Trade deal could drive up your prescription drug bills

SHARE Trade deal could drive up your prescription drug bills

You may not be one of the many American workers concerned that your job may be shipped overseas because of international trade agreements, but if you are taking or think you might someday need prescription drugs, these agreements could have a major negative impact on your wallet and ultimately your health.


As you may have heard, the Trans-Pacific Partnership (TPP) and Trans-Atlantic Trade and Investment Partnership (TTIP) trade agreements are now being negotiated behind closed doors.

Many of us have long been concerned about the impact of trade agreements on global access to essential medicines, and many of us have worked long and hard to make sure that people in developing countries are not denied life-saving drugs.  The recent Ebola outbreak in west Africa demonstrates that improving global health is not just a moral issue, but one that has actual consequences for the United States.

What is getting more attention over the recent rounds of trade negotiations is that certain provisions could have profound impacts on drug prices for American consumers.

Groups like Consumers Union, AARP, and the American Public Health Association are ringing alarm bells about leaked provisions that could significantly increase the cost of medications – driving up costs for patients and for taxpayers.

Large pharmaceutical corporations looking for profits have zeroed in on trade negotiations as a way to block competition and challenge those seeking to reduce drug costs.

Some of the leaked provisions would weaken existing laws designed to make sure that the interests of big drug companies don’t completely trump the needs of consumers who want access to affordable – underscore “affordable” – drugs.

For example, brand-name drug companies could be given more opportunity to extend or obtain “secondary” patents, allowing them to benefit from additional periods of exclusivity by making only minor “tweaks” to their products once the original patents have expired. They could also block access to scientific and clinical data needed by generic competitors who want to enter the market with cheaper alternatives. Leaked provisions could threaten existing cost-saving mechanisms used in public programs, like Medicaid, Medicare and the Veterans’ Administration. A new investor-state dispute settlement system would give individual pharmaceutical companies the right to challenge those same rules as well as new cost containment approaches.

Other provisions would set requirements that would block new ways to lower drug prices – using secret trade negotiations as a backdoor way to eliminate state and congressional policy-making authorities.

For example, current U.S. law provides 12 years of patent exclusivity for innovative biologic therapies, but President Barack Obama and others have consistently supported lowering that number to 7 years. If a trade agreement locks in 12 years, Congress would be prevented from making a change that would reduce the deficit by $4 billion over 10 years.  In addition, changes to give Medicare drug price negotiating authority require discounts for low-income seniors and people with disabilities, or lower prices for drugs developed with taxpayer dollars could all be prohibited.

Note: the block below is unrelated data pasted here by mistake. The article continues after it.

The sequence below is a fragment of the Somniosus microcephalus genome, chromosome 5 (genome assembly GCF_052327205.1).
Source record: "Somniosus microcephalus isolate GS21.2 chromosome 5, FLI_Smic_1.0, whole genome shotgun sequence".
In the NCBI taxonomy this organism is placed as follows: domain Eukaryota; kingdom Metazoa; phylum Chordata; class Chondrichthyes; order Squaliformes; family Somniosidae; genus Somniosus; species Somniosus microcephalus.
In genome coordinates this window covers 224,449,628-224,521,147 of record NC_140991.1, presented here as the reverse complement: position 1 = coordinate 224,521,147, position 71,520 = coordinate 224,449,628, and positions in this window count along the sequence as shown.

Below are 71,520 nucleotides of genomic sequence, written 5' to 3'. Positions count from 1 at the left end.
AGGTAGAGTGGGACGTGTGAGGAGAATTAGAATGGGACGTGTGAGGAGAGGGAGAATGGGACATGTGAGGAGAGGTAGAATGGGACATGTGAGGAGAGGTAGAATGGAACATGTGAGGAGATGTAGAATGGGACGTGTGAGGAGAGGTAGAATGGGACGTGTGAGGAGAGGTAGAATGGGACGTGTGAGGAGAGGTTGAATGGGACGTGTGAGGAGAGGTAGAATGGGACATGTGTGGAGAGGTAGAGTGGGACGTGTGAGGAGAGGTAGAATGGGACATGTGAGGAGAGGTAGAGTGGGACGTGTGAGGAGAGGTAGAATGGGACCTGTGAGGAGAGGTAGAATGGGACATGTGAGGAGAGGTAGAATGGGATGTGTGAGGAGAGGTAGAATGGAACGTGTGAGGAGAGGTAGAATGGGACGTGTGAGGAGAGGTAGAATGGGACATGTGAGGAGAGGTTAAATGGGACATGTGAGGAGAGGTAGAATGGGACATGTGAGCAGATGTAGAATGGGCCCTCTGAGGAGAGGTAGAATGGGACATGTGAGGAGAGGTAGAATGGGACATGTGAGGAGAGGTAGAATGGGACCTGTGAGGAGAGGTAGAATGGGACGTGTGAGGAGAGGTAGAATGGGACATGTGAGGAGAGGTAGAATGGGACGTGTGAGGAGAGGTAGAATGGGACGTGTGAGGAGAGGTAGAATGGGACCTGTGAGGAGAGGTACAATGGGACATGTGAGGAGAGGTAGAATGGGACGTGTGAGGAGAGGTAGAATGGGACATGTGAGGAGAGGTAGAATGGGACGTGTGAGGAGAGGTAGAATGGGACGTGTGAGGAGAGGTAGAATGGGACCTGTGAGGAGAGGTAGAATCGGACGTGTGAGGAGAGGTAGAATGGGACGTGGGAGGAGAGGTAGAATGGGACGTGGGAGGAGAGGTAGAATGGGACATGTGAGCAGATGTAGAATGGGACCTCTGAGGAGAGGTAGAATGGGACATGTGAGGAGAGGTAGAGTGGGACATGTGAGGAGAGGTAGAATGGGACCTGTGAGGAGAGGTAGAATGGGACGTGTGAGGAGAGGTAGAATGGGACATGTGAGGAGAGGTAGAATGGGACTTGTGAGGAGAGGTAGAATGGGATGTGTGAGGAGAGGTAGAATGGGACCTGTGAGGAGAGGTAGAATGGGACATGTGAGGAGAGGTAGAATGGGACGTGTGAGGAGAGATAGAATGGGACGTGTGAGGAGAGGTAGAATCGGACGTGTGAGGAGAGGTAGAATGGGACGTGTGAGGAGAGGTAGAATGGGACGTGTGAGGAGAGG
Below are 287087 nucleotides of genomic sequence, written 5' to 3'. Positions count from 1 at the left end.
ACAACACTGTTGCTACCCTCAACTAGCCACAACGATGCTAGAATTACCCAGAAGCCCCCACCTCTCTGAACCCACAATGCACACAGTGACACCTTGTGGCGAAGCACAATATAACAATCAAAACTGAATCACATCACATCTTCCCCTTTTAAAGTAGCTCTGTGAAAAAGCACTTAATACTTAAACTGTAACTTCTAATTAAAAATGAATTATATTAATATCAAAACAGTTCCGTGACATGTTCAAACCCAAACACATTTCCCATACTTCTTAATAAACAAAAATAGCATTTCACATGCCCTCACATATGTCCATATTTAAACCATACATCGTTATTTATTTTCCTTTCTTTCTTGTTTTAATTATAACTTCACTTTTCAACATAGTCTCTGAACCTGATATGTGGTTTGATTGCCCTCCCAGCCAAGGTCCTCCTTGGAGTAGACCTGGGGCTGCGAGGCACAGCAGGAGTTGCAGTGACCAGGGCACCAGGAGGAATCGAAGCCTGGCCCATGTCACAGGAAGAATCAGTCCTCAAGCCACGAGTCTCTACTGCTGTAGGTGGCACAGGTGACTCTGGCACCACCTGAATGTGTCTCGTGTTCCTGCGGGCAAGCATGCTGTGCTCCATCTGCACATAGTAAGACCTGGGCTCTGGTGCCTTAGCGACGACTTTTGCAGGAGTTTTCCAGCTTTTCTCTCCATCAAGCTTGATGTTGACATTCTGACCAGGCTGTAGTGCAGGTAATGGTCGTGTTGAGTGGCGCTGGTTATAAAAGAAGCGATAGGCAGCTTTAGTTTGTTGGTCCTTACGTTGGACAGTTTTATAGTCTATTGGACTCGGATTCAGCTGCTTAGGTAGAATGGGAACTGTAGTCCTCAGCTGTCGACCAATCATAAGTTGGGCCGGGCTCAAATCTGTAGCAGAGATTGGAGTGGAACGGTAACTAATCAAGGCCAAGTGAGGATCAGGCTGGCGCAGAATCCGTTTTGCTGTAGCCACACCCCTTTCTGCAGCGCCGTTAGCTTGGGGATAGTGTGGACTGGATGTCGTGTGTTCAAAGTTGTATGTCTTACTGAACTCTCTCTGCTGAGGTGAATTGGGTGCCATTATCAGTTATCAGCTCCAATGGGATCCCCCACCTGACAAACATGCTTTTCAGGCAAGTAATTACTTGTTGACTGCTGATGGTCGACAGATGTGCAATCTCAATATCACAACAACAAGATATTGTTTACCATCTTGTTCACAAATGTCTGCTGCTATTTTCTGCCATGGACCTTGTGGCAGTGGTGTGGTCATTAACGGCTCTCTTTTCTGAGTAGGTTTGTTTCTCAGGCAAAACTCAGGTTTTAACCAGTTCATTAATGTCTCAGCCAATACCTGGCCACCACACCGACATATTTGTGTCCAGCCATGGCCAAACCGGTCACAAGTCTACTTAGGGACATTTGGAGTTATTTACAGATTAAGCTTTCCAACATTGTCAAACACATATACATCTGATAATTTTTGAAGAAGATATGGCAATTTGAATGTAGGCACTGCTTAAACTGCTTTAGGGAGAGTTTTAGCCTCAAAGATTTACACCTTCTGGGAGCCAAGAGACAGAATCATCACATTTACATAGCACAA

The result would be a double whammy for health care consumers. Not only would drug prices increase more rapidly, but Congress and state policy makers would have to look elsewhere to lower health care costs. The result would be even more pressure to raise premiums, deductibles and co-payments or to cut payments to doctors and hospitals.  Costs would go up, and consumers would bear a greater share of those higher costs.

That is one reason that respected senior organizations like the Medicare Rights Center and the Center for Medicare Advocacy have joined those expressing concern about trade agreements. Higher drug prices are not only harmful to individual and family budgets; they put financial strains on Medicare, Medicaid, the VA, and other public and private insurers.

International trade can be beneficial to workers and consumers here at home and around the world, and we should all support trade agreements that prevent countries from using currency manipulation and barriers to keep out U.S. products. However, it is wrong to use secret trade negotiations to make changes in U.S. health care policy that will have years of negative consequences for U.S. consumers.

Just as it is critical to understand the impact of trade negotiations on consumer financial protections, the environment and jobs, it is perhaps even more important for all of us to understand the consequences that trade agreements can have on our health care.

We must not replace public policymaking with closed-door trade agreements.  And, above all, we must not sacrifice the well-being of American consumers and workers for trade agreements that benefit the largest and already most-profitable corporations.

U.S. Rep. Jan Schakowsky, a Democrat, represents Illinois’ 9th Congressional District.


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